“Everything in Christianity is some kind of anticipation of something that is to be at the end of the world.”
— John Wesley (1703 – 1791)
Reality. What does that term mean to you? For the purposes of this little piece I want us to focus, initially, on reality being the physical life we live in: the world, the universe, everything we can touch or see.
Reality is a marvellous thing, transcending mere concept. It breaks through the nebulous and convinces us it must be believed in. Our senses testify to what we cannot deny!
And, yet, despite the incontrovertible nature of reality, we know there’s more. Our hearts tell us, for God set it there. That there is more than reality, however, is a reality we must believe by faith, for we cannot perceive it with human senses. When belief surpasses doubt and we bring God into matters of ‘reality’ then we really do start to live what Wesley said above.
Our faith can be envisaged as our desire to meet with the cosmic God, because we see that reality is not all there is.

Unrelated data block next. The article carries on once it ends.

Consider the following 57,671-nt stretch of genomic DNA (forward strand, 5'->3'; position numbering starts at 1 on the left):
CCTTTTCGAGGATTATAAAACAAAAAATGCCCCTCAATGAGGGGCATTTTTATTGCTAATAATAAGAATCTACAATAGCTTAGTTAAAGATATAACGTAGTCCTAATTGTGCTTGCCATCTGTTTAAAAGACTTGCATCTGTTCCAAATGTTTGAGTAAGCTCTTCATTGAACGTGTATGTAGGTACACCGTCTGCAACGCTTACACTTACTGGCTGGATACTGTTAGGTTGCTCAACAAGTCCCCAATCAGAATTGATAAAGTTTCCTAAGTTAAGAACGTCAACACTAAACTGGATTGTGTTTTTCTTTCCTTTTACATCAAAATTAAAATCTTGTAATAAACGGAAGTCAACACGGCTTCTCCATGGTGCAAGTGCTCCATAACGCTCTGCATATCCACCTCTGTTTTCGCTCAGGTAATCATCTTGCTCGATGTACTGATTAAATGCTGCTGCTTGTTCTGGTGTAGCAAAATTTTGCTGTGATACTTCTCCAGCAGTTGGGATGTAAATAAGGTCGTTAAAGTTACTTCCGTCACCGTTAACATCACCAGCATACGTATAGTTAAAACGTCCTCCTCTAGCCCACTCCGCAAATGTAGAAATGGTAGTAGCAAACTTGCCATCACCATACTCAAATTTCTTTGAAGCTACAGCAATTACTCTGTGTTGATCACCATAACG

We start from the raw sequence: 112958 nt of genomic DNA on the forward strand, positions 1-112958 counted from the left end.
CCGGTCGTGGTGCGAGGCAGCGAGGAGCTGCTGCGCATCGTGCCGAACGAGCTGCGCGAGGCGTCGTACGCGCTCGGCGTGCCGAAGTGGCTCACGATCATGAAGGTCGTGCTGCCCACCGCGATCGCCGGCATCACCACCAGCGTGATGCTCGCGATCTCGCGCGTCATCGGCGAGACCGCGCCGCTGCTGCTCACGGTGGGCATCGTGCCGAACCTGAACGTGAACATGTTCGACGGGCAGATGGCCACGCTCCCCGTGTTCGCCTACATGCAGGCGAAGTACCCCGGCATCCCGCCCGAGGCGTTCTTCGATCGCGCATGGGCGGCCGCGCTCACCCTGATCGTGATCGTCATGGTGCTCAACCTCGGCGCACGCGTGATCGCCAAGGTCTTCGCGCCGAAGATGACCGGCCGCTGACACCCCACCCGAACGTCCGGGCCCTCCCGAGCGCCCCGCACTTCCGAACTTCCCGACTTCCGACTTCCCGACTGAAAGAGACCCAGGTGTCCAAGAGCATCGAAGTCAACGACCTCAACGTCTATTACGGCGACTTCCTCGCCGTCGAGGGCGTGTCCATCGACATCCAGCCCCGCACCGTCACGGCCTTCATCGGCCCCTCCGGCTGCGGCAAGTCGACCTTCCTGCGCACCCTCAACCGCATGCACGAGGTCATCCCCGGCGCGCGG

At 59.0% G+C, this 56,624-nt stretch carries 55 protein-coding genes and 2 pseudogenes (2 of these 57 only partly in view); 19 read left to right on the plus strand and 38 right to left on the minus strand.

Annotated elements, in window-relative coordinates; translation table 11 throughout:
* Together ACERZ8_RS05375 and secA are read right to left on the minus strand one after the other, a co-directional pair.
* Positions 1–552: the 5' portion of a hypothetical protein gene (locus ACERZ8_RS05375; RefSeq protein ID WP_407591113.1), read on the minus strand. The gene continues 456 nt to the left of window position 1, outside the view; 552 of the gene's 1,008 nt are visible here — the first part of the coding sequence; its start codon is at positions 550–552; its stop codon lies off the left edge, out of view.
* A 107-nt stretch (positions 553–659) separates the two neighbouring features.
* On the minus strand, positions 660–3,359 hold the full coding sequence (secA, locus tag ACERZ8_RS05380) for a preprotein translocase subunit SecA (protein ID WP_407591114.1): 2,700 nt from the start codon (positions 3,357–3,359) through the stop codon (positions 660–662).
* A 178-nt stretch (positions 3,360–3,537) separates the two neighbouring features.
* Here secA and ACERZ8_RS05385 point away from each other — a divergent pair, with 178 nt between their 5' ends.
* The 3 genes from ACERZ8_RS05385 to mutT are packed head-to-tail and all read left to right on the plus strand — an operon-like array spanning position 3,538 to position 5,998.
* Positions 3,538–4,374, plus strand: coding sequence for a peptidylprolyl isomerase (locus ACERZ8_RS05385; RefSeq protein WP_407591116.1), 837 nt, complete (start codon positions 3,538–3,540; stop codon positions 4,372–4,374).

Indeed, the more we believe, the more God breaks through past the distractions of this world, impressing His loving faithful Self on us through His Spirit.
God may be thought of as the cosmic order of things. And that reality at the end of the world — whether by death, rapture or some other meeting with God — speaks ever more urgently into our reality.
Death compels us to think of what’s coming, and faith reconciles difficult matters for us. The more we follow Jesus, the more the Father moves toward us by His Spirit. And our lives are enlivened and enriched as a result. This is the abundant life.
God reaches down and through into our lives. Eternity beckons. The end of the world. Now, next Thursday or five million years away matters little. The point is it’s inevitable. God wins. And in God winning, every believer, too, wins.
And still there is great sadness, for the reality we’ve been blessed to enjoy is coming to its end. Or perhaps it’s an all-surpassing joy, finally peace.
A bittersweet prospect. Who can comprehend it? Fortunately, comprehension is not the point. Which is: living now and hoping for then.